By Eilene Guy, American Red Cross volunteer
July 10, 2020- If a loved one or colleague – or even a stranger – suddenly collapsed in front of you, what would you do?
Fortunately for 61-year-old Mark Eitner, his coworkers at Nordson Xaloy Inc., in Austintown, Ohio, knew exactly what to do. They saved his life.
“Thank you doesn’t seem like enough to say,” Mark said, “but on behalf of my wife and my children, thank you!”
Mark was on hand last week for an American Red Cross ceremony to honor the men who saved his life: Jim Shepard and Richard Santucci.
When Mark went down next to a machine he was working on, Jim immediately recognized the situation was serious and alerted others on the maintenance team to call 9-1-1. Richard – a safety team member who just weeks earlier had taken a refresher for his Red Cross first aid, CPR and AED course – stepped in to take action.
Based on his training, Richard could tell Mark needed CPR, to keep blood flowing, taking oxygen to his brain. He also recognized Mark’s heart needed stimulation from an AED. Richard was able to administer both.
Studies show CPR can double a person’s chance of surviving a heart attack, but only about a third of those who suffer cardiac arrest outside of a hospital receive bystander CPR, according to the American Heart Association. Mark got a fighting chance at survival, thanks to Richard and Jim.
Rachel Telegdy, executive director of the American Red Cross of Greater Akron and the Mahoning Valley, presented Jim with a Certificate for Extraordinary Personal Action. This certificate recognizes people who step up in an emergency to help save or sustain a life, exemplifying the mission of the Red Cross to prevent and alleviate human suffering in emergencies.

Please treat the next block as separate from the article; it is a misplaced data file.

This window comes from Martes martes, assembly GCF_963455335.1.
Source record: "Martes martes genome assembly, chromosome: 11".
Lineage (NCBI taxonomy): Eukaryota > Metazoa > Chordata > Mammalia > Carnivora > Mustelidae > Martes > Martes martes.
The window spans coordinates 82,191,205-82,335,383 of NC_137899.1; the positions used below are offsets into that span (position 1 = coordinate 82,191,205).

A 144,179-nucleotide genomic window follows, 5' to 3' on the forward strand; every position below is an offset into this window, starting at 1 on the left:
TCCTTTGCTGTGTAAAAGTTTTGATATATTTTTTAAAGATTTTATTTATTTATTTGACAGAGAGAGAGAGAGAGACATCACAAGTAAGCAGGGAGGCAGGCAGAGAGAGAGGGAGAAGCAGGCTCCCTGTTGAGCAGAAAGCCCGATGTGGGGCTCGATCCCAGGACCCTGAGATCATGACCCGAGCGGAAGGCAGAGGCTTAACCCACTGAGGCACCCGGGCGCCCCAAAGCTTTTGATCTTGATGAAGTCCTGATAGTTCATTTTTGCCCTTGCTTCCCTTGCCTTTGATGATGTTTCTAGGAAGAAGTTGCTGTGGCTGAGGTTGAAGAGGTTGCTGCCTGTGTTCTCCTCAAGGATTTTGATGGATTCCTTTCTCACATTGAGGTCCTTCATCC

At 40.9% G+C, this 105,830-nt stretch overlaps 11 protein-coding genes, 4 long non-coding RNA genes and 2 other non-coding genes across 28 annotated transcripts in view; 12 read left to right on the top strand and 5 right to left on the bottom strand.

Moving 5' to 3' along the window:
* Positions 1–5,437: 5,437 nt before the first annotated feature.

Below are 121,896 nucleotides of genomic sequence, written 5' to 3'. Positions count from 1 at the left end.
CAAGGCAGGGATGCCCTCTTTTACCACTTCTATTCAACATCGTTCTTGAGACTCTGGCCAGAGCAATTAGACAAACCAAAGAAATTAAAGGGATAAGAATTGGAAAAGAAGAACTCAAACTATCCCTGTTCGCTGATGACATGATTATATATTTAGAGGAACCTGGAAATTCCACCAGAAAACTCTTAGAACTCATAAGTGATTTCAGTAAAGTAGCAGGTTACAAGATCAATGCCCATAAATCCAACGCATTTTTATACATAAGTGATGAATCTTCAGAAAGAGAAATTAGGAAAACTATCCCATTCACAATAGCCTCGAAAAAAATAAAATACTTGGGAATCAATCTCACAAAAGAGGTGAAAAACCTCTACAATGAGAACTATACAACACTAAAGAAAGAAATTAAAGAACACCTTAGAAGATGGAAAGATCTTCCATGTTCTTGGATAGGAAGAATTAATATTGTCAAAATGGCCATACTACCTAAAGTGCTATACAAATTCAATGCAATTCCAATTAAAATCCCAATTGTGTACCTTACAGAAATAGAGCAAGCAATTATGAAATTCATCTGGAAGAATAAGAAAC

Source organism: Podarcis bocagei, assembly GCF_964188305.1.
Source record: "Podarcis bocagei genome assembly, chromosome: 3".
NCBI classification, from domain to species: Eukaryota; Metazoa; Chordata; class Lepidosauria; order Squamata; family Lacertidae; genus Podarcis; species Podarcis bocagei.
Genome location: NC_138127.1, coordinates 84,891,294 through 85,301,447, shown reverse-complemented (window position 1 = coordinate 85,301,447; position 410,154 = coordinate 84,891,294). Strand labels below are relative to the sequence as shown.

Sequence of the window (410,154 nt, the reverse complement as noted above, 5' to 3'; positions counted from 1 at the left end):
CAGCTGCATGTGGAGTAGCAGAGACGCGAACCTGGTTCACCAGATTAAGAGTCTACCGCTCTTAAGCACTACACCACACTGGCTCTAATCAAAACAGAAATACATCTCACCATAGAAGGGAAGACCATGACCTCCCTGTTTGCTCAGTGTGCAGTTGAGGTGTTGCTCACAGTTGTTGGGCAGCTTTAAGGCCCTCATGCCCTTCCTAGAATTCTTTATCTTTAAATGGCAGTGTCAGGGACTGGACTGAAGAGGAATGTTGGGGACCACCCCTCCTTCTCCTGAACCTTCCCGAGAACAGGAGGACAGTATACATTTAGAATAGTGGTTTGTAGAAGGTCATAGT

For his part, Richard received the Red Cross Certificate of Merit, the organization’s highest award, given to people who save or sustain a life using skills and knowledge learned in Red Cross training. The certificate is signed by the president of the United States, who is the honorary chair of the American Red Cross, and the chairman of the Red Cross.
“It’s my honor (to receive the award),” Richard said. “Without your support and training, I wouldn’t have been able to do what I did.”
Richard has gone on to get certified to teach Red Cross first aid, CPR and AED, paying it forward to enable others to respond in an emergency. He noted that there was an overwhelming response from the Nordson workforce to get Red Cross training in the wake of Mark’s emergency.
“Heroes are all around us. But they’re not common. To act quickly and decisively during a crisis takes a level of courage reserved only for a few,” Rachel said.
“It’s our hope your heroic actions inspire others to get trained in skills that save lives.”
To find a Red Cross first aid, CPR and AED course – and be ready to save a life – go to redcross.org/take-a-class.
Click here to view the virtual awared presentation.
Edited by Glenda Bogar, American Red Cross volunteer